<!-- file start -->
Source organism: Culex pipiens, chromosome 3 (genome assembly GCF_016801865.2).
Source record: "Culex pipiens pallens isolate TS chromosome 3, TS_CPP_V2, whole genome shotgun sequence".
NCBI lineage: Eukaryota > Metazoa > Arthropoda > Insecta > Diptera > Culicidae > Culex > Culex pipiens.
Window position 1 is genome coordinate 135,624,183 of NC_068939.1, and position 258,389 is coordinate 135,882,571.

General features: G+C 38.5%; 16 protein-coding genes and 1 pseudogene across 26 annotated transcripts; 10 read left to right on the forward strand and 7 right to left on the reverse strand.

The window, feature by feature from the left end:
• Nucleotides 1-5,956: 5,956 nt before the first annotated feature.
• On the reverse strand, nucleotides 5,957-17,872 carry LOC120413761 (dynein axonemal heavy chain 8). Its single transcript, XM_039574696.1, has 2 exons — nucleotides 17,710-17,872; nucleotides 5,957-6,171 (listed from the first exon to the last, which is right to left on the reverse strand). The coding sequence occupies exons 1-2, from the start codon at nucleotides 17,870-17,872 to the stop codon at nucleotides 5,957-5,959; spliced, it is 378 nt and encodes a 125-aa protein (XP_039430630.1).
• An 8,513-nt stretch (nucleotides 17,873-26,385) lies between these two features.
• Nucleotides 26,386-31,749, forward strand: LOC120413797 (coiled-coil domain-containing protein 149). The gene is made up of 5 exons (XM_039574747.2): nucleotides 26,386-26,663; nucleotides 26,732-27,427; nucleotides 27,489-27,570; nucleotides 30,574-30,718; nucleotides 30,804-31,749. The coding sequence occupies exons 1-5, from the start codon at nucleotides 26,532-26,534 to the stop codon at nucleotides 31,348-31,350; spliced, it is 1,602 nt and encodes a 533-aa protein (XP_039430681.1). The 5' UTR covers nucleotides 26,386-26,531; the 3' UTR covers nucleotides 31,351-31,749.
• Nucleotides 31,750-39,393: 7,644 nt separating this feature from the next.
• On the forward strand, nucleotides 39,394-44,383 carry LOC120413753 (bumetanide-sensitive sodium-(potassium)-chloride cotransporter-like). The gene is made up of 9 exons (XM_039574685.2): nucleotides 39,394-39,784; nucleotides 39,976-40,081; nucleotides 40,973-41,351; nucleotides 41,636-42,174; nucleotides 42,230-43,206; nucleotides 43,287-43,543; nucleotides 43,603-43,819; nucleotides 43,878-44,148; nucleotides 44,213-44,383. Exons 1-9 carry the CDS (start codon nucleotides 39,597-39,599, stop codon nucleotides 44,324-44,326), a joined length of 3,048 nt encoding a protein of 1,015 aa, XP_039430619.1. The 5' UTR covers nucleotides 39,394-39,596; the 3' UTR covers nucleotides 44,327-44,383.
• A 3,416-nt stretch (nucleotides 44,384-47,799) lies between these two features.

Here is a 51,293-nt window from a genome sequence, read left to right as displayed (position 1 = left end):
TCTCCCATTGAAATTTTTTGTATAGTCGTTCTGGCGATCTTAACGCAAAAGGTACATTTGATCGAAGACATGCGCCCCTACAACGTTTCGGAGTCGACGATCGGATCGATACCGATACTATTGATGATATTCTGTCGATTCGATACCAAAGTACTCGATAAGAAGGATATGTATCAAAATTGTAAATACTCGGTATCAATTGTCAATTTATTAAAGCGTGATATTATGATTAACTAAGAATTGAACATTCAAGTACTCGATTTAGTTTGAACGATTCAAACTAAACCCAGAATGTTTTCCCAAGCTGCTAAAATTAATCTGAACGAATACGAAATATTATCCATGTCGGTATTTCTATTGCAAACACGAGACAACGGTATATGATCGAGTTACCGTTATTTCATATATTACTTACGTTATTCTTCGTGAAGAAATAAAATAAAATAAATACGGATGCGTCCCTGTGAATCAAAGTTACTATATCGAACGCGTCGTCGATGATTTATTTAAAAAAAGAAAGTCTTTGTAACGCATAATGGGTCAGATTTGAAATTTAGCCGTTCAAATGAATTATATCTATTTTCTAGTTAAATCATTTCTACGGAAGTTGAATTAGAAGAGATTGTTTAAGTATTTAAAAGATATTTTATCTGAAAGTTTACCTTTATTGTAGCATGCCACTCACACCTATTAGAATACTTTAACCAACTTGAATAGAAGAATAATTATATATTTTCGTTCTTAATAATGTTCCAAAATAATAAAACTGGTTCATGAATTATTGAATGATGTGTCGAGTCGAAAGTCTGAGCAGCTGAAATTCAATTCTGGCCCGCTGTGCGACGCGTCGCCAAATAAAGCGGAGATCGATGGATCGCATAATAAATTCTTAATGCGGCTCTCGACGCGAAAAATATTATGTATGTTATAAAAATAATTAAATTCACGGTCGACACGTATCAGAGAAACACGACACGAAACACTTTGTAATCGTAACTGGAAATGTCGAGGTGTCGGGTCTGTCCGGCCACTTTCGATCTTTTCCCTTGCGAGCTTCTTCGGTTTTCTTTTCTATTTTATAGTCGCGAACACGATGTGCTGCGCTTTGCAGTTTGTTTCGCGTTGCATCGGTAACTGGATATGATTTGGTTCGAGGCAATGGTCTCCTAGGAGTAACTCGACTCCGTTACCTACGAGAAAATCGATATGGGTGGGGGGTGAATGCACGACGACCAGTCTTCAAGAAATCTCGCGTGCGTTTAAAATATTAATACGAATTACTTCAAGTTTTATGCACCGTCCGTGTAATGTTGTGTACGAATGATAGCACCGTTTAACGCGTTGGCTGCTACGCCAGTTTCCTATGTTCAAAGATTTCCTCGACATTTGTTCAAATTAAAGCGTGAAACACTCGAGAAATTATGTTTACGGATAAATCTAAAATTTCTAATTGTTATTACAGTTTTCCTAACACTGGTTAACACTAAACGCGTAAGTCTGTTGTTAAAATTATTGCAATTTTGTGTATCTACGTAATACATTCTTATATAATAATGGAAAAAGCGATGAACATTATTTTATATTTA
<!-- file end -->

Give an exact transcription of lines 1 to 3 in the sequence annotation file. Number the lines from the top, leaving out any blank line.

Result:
Source organism: Culex pipiens, chromosome 3 (genome assembly GCF_016801865.2).
Source record: "Culex pipiens pallens isolate TS chromosome 3, TS_CPP_V2, whole genome shotgun sequence".
NCBI lineage: Eukaryota > Metazoa > Arthropoda > Insecta > Diptera > Culicidae > Culex > Culex pipiens.